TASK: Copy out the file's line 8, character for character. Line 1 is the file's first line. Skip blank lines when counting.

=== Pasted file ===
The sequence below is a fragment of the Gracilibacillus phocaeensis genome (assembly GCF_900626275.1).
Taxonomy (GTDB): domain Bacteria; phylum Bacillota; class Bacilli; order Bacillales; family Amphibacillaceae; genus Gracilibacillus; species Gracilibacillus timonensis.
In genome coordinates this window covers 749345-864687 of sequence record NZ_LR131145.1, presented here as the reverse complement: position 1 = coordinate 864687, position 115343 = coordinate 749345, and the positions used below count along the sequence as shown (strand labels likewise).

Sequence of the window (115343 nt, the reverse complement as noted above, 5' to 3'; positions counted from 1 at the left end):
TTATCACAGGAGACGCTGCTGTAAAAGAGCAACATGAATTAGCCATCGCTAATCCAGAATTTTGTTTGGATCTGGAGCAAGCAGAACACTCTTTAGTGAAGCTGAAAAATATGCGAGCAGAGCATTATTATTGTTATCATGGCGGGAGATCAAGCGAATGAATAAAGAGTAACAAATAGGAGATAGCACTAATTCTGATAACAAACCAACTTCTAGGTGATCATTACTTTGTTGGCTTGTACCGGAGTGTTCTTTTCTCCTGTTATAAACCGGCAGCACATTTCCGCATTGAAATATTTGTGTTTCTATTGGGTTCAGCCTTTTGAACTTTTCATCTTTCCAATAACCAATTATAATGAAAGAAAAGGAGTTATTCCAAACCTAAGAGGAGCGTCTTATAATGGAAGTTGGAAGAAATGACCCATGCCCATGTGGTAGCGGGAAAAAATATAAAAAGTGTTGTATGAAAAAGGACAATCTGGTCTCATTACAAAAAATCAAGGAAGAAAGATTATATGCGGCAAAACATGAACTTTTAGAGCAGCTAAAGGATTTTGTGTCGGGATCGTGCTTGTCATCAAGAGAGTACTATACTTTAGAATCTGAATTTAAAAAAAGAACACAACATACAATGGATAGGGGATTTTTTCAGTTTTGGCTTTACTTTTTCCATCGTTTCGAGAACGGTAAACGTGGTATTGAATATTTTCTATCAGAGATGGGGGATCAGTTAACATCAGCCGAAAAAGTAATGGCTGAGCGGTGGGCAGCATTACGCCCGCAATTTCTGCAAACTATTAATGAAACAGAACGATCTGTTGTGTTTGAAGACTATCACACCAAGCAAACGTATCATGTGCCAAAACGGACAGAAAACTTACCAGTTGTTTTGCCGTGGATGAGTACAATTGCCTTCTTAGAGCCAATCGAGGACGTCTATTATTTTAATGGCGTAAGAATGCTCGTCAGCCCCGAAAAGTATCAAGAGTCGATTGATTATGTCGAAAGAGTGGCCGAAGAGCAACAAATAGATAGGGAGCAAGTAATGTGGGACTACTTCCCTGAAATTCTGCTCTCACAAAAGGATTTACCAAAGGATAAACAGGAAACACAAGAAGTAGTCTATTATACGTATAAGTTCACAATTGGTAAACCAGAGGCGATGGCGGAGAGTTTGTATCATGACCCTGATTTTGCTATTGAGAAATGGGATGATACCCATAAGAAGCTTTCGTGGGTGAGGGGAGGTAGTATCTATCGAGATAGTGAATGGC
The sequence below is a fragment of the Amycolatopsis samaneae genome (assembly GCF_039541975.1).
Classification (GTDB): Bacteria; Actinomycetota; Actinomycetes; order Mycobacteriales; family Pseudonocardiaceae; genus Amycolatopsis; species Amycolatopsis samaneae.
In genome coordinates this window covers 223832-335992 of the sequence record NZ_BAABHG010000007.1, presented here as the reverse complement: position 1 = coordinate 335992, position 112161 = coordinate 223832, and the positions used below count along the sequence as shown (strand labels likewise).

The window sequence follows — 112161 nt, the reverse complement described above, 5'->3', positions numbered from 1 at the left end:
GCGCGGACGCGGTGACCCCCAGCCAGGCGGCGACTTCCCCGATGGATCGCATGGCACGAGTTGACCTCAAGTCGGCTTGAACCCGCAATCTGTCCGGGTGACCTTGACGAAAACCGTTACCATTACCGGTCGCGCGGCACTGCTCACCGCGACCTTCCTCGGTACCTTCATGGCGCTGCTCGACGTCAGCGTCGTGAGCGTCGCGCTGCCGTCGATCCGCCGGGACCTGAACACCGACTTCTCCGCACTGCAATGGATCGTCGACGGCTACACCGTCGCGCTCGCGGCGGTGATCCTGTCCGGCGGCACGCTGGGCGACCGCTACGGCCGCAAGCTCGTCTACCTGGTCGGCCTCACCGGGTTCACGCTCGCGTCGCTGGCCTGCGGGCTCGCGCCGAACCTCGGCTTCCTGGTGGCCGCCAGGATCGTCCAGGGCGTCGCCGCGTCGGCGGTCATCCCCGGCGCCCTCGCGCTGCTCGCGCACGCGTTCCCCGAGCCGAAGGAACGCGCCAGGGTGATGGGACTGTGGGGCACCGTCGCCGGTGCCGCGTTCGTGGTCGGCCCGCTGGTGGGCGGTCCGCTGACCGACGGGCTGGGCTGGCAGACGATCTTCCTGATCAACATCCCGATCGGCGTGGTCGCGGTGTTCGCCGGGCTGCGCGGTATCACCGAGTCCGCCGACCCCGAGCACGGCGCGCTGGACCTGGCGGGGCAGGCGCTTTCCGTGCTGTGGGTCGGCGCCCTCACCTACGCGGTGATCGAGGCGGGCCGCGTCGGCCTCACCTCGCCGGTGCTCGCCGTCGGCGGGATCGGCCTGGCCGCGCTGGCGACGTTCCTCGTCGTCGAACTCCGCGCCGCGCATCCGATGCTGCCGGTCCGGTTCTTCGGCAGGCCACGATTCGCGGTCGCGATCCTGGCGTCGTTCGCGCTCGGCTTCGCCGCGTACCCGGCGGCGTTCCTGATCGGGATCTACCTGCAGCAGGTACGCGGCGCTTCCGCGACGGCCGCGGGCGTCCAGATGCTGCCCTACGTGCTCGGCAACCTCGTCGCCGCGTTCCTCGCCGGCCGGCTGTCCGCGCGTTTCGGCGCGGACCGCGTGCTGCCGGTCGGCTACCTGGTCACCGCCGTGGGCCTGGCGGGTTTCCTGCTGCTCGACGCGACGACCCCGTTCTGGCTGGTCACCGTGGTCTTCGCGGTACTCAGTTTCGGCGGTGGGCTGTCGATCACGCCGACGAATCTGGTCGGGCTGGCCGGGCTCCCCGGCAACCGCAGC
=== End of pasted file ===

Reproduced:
In genome coordinates this window covers 223832-335992 of the sequence record NZ_BAABHG010000007.1, presented here as the reverse complement: position 1 = coordinate 335992, position 112161 = coordinate 223832, and the positions used below count along the sequence as shown (strand labels likewise).